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Sunday, July 18, 2010

Office 2010 review roundup

Microsoft’s newest version of its world-dominating software suite, Microsoft Office 2010, is available to buy starting today. Office 2010 also comes in a free, Web-based version hosted by Microsoft.

Office 2010 has already been thoroughly reviewed by professional reviewers with advance copies. So depending on who you read, you’ll get anything from a hasty post by a blogger who hates Microsoft or a detailed assessment by, say, Ed Bott, who has written about Microsoft products for a living for years.

Even better, you can let me skim Ed’s writeup for you.

What’s new in Office 2010

Office 2010 is a surprisingly deep, thoughtfully designed, well-engineered collection of software programs,” writes Windows how-to author Ed Bott, who says Microsoft’s number of improvements have pushed his forthcoming book on Office 2010 into overtime. “The more I dig,” he writes, “the more I like the small but useful touches that the Office design team has wrought.”

Bott says that if you’ve got Office 2007, the 2010 version is a thorough completion of changes begun three years ago. If you’re still using Office 2003, he says, stop dithering and upgrade straight to 2010 for these reasons:

* The Ribbon. Microsoft’s replacement for 1980s-style menus debuted in 2007, but has been improved and polished a lot. “Many previously buried options are now much easier to discover,” Bott writes. The Ribbon makes smart use of the space atop your editing window, showing you all of the tools you might need at the moment, more like a surgeon’s tray than a menubar. OneNote and Publisher, which weren’t Ribbonized in the 2007 edition, have been brought aboard. As I wrote in 2007, you’ll hate the Ribbon at first, but eventually you’ll find yourself making better use of Office applications because the Ribbon calls them out for you based on what you’re doing, rather than sending you on a menu crawl. In Office 2010, you can also create custom Ribbon tabs with your own choices of tools grouped together.

* Co-authoring. Multiple people can edit the same document at the same time from different locations. Google Docs popularized this feature. Putting it into Office removes one of the most compelling reasons to switch.

* Threaded conversations. Both Outlook 2010 and Microsoft’s new Hotmail offer Gmail-like nesting of messages into conversations as an option. It can take a day or two to get used to, but for high-volume mail users it removes the need to track ongoing discussions in your head. Gmail debuted with this option six years ago. Finally, Microsoft catches up.

* Navigation Pane. Goodbye Document Map, which you probably didn’t use. The new Navigation Pane shows a structural outline of the document you’re working on, with instant searching and the ability to drag section titles of a document around to re-order them. If you create anything longer than three pages on a regular basis, it encourages you to re-sort your trains of thought.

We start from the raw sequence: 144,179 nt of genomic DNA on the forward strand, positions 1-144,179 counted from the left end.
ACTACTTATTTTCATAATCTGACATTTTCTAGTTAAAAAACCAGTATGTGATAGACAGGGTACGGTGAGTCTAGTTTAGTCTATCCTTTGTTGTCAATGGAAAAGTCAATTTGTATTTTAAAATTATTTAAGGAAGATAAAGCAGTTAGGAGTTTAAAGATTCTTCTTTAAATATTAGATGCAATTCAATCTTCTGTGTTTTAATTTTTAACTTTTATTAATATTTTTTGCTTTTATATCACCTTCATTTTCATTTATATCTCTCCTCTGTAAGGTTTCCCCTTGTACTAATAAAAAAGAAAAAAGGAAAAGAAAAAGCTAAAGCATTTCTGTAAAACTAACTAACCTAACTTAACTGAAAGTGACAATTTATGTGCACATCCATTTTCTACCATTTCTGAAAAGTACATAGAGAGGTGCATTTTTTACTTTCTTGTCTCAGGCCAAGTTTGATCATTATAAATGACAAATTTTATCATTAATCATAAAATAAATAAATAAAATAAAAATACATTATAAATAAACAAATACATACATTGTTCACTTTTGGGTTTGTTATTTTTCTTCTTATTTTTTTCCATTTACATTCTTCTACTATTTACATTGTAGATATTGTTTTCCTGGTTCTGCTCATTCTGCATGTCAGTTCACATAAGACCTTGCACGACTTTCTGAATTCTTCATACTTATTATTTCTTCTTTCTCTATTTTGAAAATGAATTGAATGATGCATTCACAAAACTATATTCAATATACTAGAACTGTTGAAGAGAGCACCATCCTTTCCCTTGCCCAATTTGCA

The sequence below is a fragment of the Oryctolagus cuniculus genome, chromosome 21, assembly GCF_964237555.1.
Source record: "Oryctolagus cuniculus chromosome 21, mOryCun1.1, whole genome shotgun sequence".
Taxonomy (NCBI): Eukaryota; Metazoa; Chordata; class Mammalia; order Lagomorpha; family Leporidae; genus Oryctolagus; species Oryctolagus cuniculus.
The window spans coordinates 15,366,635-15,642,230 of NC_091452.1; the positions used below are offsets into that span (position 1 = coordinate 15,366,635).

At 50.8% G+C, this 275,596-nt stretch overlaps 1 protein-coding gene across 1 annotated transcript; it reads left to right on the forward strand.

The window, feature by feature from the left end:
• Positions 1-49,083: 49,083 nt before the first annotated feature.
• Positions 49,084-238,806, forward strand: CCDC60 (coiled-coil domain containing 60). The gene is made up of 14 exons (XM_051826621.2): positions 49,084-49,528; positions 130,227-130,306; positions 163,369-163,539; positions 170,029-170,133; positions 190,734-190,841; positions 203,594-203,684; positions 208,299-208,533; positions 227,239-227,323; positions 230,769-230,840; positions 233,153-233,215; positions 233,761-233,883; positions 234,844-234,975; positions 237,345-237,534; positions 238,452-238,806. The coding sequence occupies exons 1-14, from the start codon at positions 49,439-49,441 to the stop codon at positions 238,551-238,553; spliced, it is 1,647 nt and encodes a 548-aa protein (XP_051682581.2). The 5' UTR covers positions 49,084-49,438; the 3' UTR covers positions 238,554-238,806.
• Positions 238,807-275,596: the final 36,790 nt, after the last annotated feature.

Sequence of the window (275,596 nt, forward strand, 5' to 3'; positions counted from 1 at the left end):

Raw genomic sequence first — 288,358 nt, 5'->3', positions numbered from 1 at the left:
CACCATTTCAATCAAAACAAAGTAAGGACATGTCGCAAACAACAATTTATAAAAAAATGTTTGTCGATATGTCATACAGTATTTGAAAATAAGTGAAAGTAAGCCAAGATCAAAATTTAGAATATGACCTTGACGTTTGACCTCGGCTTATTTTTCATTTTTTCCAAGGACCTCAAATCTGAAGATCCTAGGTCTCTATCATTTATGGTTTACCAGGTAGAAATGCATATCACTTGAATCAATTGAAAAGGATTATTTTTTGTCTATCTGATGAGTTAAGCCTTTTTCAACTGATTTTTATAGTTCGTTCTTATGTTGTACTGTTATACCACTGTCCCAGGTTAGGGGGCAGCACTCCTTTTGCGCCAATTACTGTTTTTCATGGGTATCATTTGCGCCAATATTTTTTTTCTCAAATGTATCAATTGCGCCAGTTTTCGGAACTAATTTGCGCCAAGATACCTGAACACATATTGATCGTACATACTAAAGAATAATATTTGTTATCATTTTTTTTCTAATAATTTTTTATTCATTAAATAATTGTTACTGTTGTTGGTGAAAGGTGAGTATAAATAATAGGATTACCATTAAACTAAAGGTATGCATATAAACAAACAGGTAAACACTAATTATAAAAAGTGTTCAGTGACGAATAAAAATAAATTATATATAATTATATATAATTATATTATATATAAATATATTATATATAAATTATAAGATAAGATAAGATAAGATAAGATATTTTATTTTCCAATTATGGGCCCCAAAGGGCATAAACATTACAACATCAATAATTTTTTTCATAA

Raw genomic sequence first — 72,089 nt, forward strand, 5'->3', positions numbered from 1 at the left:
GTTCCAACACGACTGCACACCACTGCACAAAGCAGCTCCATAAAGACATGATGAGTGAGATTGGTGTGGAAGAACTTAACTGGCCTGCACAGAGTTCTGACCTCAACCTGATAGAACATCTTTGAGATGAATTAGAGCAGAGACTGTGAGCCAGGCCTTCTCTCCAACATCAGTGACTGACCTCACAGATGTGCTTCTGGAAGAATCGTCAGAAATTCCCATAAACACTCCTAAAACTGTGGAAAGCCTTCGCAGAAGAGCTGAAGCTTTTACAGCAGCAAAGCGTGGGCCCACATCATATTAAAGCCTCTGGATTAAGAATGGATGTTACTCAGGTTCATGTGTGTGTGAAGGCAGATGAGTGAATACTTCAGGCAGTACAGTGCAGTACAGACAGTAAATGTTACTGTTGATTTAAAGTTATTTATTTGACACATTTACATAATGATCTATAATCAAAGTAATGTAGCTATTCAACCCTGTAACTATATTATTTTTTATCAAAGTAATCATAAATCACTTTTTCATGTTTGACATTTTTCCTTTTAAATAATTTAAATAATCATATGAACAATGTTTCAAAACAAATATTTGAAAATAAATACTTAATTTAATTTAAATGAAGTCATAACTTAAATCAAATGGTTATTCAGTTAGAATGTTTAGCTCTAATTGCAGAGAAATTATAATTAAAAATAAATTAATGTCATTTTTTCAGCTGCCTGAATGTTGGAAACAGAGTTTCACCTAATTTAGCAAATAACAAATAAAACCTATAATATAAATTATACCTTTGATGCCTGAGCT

Free Web-based Office 2010

Sign up for a free Hotmail account and you’ll also get access to a browser-based version of Office 2010. You can create and edit Word, Excel, PowerPoint and OneNote docs in a browser window.

* The good news: If you’re away from your main computer with its installed Office apps and need to create a new document, the browser version is a good way to start a new Word, Excel, PowerPoint or OneNote doc using the nearest browser you can borrow.

* No software downloads or plugins required. It works in just about any browser that anyone actually uses.

* The bad news: It’s not as powerful as the desktop version. Most annoyingly, it won’t let you edit documents that have the Track Changes feature enabled. You can read them, but you can’t make additional changes. I can’t use it for most of my writing work as a result.

Charles Arthur, technology editor for The Guardian newspaper in London, says of the Web version, “it’s a promising start.” But he lists several important features in the free Google Docs application suite that Microsoft, for whatever reason, hasn’t yet built into the online version. The biggest shortcomings:

* The cloud version of Office 2010 only saves documents to Microsoft’s newest file format. That means pre-2007 versions of Office can’t open them.

* No co-authoring. The desktop version does it, but the cloud version doesn’t. That seems backwards.

Free for 60 days, cheaper at Amazon

Unlike past releases, Microsoft offers no upgrade package that will transform previous versions to Office 2010 for less than the price of a fresh new copy. No need to spring big bucks to try it, though. You (and your coworkers) can download a 60-day free trial that doesn’t overwrite whatever version of Office you have installed now. If you decide to buy, Amazon has discounted the Home and Student version to $129.99 and the Home and Business version, which adds Outlook, for $239.99.


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